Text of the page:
In a widely expected move, the Federal Open Market Committee decided today to raise its target for the federal funds interest rate to 4.5 percent.

The decision marks the 14th straight time the Fed has raised interest rates over the last 19 months. The meeting in which the decision was made was the last for Fed head Alan Greenspan, the chairman of the committee and a looming figure on the American economic scene for 18-1/2 years.

Ben Bernanke, who has been nominated as his successor, faces a confirmation vote in the Senate today. The vote is expected to be positive.

Along with the news of its rate-raising decision, the committee also published its thoughts on the economy. These carefully worded statements are closely watched for indications of possible future actions by the Fed.

“Although recent economic data have been uneven, the expansion in economic activity appears solid. Core inflation has stayed relatively low in recent months and longer-term inflation expectations remain contained,” the statement said.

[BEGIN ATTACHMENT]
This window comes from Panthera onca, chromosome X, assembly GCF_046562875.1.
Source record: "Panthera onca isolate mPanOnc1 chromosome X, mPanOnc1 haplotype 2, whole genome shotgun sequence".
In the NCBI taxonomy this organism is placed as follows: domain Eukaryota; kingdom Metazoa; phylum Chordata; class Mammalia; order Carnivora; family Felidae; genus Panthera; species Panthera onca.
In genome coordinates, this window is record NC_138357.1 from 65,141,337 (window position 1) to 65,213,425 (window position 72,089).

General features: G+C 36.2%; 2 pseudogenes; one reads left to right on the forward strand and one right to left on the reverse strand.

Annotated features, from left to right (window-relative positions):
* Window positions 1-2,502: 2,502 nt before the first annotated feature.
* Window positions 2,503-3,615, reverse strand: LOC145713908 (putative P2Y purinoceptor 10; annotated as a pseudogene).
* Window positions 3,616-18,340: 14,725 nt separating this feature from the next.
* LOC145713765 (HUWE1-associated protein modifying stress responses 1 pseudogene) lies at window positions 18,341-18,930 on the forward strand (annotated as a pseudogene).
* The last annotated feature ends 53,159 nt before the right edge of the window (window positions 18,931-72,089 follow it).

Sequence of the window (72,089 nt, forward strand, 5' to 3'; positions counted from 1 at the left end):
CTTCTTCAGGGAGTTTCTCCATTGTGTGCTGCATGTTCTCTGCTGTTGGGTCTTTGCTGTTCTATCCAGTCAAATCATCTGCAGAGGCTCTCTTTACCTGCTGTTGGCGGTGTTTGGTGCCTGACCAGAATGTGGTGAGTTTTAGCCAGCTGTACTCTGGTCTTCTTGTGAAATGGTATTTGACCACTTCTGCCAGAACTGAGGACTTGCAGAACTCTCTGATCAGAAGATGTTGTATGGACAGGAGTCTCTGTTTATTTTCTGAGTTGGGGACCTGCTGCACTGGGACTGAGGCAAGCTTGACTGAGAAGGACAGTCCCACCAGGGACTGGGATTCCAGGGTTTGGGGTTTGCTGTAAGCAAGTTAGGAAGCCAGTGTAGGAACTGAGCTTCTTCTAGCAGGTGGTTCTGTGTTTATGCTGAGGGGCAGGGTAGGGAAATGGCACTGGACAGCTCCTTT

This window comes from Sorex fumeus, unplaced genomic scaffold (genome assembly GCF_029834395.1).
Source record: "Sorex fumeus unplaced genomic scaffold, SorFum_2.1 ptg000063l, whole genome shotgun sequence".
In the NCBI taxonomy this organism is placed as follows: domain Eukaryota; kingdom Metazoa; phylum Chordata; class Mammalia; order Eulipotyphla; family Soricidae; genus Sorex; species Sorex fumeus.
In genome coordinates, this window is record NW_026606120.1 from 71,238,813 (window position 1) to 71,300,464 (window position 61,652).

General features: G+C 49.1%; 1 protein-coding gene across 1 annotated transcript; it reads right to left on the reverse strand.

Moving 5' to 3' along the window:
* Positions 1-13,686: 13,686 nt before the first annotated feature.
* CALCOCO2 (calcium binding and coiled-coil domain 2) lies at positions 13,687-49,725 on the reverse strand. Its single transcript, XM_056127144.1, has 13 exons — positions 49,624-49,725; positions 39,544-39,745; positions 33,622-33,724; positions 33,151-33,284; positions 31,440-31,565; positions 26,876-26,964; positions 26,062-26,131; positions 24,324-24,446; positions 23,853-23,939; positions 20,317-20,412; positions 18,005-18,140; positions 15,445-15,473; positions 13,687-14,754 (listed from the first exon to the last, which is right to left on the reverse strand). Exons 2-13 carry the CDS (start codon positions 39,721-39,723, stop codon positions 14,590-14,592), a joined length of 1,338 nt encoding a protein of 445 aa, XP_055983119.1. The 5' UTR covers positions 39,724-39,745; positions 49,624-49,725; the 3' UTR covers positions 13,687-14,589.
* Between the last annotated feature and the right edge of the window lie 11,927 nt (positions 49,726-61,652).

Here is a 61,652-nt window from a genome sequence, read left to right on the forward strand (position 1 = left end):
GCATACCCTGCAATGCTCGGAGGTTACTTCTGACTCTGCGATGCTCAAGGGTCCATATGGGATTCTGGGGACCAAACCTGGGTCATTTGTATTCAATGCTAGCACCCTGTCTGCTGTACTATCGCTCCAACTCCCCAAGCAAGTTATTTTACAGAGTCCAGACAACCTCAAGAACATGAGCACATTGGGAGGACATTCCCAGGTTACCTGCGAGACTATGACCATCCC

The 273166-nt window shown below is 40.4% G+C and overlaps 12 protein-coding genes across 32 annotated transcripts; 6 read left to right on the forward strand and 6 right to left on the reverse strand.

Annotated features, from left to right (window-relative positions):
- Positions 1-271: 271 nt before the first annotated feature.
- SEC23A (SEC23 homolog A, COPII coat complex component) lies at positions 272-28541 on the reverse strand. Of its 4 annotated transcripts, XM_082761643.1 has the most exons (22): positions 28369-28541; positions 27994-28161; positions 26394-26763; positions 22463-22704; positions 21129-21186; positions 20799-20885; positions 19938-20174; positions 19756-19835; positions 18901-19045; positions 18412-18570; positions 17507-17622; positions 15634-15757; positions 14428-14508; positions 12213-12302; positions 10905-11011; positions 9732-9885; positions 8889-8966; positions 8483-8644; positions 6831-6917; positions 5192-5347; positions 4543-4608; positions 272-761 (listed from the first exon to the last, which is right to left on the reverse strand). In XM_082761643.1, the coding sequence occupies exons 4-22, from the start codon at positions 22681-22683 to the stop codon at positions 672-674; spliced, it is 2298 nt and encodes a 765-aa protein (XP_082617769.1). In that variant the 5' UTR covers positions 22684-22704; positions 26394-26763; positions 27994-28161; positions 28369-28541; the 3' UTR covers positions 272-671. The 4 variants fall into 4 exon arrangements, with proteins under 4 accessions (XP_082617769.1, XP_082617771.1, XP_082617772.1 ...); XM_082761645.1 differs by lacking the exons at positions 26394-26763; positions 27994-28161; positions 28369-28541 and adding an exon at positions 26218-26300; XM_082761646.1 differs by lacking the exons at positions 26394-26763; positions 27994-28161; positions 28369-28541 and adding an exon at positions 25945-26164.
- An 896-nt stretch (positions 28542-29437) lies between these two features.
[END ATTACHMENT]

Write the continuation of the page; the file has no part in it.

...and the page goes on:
“Nevertheless, possible increases in resource utilization, as well as elevated energy prices, have the potential to add to inflation pressures,” the Fed continued.

“The Committee judges that some further policy firming may be needed to keep the risks to the attainment of both sustainable economic growth and price stability roughly in balance. In any event, the Committee will respond to changes in economic prospects as needed to foster these objectives,” the Fed said.

The statement seemed to hint that future interest rate hikes might be in store.

The federal funds rate is the interest rate banks charge each other for overnight loans. Though it does not directly affect long-term interest rates such as those charged on mortgage loans, there is a close relationship between the two.


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